The first one is a Rick Rule blog headlined "Here's What I'm Doing With My Money Right Now". The second blog is titled "Stephen Leeb: This Will Spark the Next Leg Higher in Gold"...and the audio interview is with Keith Barron. The link to that is here.
The willfully ignorant sneering about gold in the mainstream financial news media never stops. The latest example comes from The Wall Street Journal's Liam Denning, who snickers in commentary appended here that support for gold now should be coming from central bankers, the scourge of gold bugs. Denning writes that "central bank buying masks the impact of weak jewelry demand, slowing increases in investment flows, and higher supply."
But in sneering that gold, "as an investment, yields nothing," Denning conveniently neglects to note that all major currencies now yield nothing as well, failing to pay a real rate of interest. Where's the sneering about them?
These are the first two paragraphs of Chris Powell's long preamble to the WSJ story...and it's definitely a must read. It's posted in the clear over at the gata.org website...and the link is here.
GATA's friend, the German freelance journalist Lars Schall, has just done a comprehensive interview with Sprott Asset Management's chief investment strategist, John Embry, touching heavily on gold market manipulation.
I borrowed the above introductory paragraph from the GATA release yesterday...but received this interview earlier in the day from Wesley Legrand. It's posted at Matterhorn Asset Management's Gold Switzerland Internet site...and the link is here.
China is poised to overtake India as the world's biggest gold market this year, as rising incomes fuel demand for the precious metal and a weak rupee diminishes Indian purchases, the industry body said.
The amount of gold bought in China rose 20pc in 2011 over the year before to 770 metric tons, the World Gold Council said in its annual report. That put China behind only first-place India, where 933 metric tons were bought.
Worldwide, the amount of gold purchased rose 0.4pc to 4,0671 metric tons worth $205.5bn (£131bn).
After the World Gold Council came out with its 2011 year-end numbers, there was no end to the number of stories about it in the main stream media on Thursday. This one is from yesterday's edition of The Telegraph...and is Roy Stephens final offering of the day. The link is here.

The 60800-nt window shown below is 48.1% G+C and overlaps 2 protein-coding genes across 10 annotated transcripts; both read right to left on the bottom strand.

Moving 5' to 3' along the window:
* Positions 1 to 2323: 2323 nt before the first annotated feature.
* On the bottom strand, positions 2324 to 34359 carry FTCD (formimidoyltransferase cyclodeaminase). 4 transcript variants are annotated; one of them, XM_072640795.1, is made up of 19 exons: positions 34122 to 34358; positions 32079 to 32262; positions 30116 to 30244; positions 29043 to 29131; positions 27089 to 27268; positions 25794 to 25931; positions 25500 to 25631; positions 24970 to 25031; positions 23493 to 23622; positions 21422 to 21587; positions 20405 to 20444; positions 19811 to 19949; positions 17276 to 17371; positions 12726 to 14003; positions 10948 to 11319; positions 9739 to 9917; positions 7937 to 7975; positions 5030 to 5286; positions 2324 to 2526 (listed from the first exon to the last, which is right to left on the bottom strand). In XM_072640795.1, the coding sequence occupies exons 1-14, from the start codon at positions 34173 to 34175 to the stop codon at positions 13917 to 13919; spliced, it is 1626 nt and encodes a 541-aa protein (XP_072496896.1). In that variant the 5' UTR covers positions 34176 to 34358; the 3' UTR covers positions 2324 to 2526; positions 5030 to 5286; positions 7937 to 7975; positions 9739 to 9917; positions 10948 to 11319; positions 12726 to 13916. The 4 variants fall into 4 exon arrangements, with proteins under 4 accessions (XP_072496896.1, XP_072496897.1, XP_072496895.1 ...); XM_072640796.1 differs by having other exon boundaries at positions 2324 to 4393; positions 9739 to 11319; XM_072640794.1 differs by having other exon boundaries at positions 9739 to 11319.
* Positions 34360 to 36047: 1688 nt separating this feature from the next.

The World Gold Council believes China's central bank made significant gold purchases in the final months of 2011, contributing to a surge in the country's imports.
Marcus Grubb, managing director for investment at the WGC, a lobby group for the gold mining industry, told the Financial Times that buying by the People's Bank of China could explain a large discrepancy between Chinese imports and the WGC's estimates of consumer demand in the country.
"There is absolutely a discrepancy in the import figures," said Marcus Grubb. "The obvious inference is that the central bank is buying."
This story showed up in the Financial Times yesterday...and is printed in the clear in this GATA release...and the link is here.
Silver market analyst Ted Butler, who has long complained that the short position in the silver exchange-traded fund SLV serves to create a huge imaginary supply of the metal, discloses today that, perhaps as a result of silver investor agitation, that short position has been substantially reduced.
Needless to say, this is an absolute must read...and it's posted over at silverseek.com...and the link is here.
Great Panther Silver Limited (TSX: GPR) is one of the fastest growing primary silver producers in Mexico. The Company’s organic growth strategy will see output from mining operations increase by 30% in 2011 to 3.0 million ounces silver equivalent and again by 27% in 2012 to 3.8 million ounces silver equivalent, providing strong leverage to rising silver prices.